It would be tough to imagine life without the light bulb. We’d be surrounded by darkness without it. We should all be thankful to the person who invented the light bulb for his invention, without it life as we know it could not have come into existence. Do you know who it was?
The History of Light Bulb
Many people fail to realize that Thomas Edison should not be credited as the only inventor of the light bulb. In the year 1800, an Italian inventor by the name Alessandro Volta formulated a method of producing electricity using the voltaic pile. It was made using other discs of zinc and copper which are scattered with layers of cardboard soaked in saltwater. The collection conducted electricity when the copper wire was connected to either end. After introducing his invention to the Royal Society in London, an English scientist, Humphry Davy had produced the world’s first electric lamp by making use of voltaic piles and charcoal electrodes. His invention was known as the electric arc lamp. It shot arc of light between two carbon rods.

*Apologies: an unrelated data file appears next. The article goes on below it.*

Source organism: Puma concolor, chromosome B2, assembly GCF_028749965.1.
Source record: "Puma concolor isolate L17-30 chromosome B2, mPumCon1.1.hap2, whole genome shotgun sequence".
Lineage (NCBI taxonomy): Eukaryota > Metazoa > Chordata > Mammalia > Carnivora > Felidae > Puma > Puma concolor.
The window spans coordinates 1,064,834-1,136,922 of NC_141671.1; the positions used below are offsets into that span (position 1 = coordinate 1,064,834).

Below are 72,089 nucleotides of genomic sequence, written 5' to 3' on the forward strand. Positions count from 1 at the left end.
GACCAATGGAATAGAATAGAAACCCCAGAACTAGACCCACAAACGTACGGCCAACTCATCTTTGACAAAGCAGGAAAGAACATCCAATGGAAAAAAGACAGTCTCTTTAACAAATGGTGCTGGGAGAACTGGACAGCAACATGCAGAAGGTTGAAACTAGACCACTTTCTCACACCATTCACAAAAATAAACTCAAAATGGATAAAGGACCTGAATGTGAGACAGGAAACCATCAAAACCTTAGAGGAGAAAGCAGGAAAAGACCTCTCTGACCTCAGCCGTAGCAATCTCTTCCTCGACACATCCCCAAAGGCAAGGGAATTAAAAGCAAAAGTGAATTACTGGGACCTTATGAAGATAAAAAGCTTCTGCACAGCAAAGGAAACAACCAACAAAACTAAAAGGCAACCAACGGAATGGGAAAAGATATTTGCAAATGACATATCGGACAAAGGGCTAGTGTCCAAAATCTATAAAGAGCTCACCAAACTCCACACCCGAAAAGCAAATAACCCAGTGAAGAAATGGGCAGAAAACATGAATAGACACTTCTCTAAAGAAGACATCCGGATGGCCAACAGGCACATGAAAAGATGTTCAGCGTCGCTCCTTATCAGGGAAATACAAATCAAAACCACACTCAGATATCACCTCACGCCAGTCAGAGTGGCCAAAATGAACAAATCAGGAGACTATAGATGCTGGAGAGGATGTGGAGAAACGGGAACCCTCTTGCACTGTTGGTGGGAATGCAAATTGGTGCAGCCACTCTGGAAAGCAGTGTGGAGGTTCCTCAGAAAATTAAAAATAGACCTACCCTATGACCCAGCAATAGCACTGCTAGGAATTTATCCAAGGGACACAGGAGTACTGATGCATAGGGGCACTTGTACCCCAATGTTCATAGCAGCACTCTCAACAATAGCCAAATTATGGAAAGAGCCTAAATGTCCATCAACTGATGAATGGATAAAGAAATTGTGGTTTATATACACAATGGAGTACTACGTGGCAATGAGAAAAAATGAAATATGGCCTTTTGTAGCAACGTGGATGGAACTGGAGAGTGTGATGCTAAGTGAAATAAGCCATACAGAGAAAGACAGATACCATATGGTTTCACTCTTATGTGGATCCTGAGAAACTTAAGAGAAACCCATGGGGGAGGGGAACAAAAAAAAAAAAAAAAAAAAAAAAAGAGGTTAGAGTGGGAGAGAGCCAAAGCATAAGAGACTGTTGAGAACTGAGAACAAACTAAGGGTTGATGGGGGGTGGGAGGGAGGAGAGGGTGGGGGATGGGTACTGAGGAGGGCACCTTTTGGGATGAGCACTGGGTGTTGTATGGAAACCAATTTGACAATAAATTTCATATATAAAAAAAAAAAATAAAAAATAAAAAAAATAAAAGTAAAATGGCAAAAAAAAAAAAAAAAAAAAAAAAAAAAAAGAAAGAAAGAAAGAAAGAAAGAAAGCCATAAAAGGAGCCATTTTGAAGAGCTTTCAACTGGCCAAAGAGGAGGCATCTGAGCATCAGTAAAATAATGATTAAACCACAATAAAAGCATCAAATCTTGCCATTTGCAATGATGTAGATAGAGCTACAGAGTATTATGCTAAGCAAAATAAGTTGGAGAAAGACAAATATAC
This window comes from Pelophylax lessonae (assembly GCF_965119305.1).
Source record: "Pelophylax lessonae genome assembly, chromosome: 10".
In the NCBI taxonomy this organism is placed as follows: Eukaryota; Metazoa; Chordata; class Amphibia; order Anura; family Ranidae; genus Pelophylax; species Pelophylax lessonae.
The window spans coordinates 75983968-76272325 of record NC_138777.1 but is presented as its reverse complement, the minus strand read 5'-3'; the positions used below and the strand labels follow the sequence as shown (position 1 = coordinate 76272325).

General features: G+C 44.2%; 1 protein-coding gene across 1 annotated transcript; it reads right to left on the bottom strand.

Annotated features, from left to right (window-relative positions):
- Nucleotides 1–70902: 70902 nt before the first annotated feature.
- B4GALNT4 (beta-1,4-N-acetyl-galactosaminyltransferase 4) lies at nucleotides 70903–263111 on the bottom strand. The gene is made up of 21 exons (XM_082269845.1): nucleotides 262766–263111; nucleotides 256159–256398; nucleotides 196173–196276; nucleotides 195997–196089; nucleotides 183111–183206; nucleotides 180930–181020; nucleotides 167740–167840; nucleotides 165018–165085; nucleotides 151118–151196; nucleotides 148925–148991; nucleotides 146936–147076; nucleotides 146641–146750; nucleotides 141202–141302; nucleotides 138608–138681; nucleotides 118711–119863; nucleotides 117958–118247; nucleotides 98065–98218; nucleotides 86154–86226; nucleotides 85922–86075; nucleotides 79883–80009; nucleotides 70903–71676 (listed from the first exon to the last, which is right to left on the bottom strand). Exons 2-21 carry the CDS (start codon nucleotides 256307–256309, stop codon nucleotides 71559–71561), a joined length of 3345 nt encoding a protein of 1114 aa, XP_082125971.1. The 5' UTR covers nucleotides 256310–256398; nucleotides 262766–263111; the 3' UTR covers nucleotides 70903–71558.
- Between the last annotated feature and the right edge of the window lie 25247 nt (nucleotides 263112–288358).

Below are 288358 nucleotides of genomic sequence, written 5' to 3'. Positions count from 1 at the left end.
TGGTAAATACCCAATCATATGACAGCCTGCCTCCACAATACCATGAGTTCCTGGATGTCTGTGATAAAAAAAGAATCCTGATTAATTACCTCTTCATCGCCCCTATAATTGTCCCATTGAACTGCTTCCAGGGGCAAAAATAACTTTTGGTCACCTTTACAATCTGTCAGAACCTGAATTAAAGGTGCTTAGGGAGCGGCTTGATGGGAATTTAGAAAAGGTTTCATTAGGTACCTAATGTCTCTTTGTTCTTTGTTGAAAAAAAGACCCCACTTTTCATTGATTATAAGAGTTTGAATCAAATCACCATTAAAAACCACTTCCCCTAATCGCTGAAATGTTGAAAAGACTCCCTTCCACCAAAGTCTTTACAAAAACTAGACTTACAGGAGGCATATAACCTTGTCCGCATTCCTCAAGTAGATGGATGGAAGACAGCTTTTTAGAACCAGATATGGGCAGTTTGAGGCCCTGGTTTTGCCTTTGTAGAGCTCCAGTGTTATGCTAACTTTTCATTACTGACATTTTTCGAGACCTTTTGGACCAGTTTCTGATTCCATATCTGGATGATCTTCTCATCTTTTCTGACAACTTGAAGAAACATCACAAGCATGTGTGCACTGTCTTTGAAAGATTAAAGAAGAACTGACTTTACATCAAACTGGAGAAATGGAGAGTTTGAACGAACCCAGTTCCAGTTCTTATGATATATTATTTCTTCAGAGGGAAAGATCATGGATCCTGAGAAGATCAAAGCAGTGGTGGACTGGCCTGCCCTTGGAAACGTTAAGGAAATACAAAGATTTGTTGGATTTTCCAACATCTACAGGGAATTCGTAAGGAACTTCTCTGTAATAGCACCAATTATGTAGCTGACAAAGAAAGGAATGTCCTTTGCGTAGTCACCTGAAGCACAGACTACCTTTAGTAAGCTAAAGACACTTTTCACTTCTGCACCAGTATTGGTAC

An English physicist by the name Joseph Wilson Swan created a light bulb by insertion of carbonized paper filaments in an evacuated glass bulb. It had a working prototype by 1860, but, it resulted in a lamp whose life was much too short to be considered an efficient generator of light. In 1870’s better vacuum pumps were accessible, and Swan continued experimenting on light bulbs. In 1878, Swan began development of a longer-lasting light bulb using a treated cotton thread that eliminates the problem of early bulb blackening.
By the 1920s, lights were becoming a household amenity, and Edison was an iconic personality in American society. He was honored for his work during the 50th anniversary of the electric light bulb. It was an unarguable fact that Edison was very forward of his time. He did not invent the light bulb.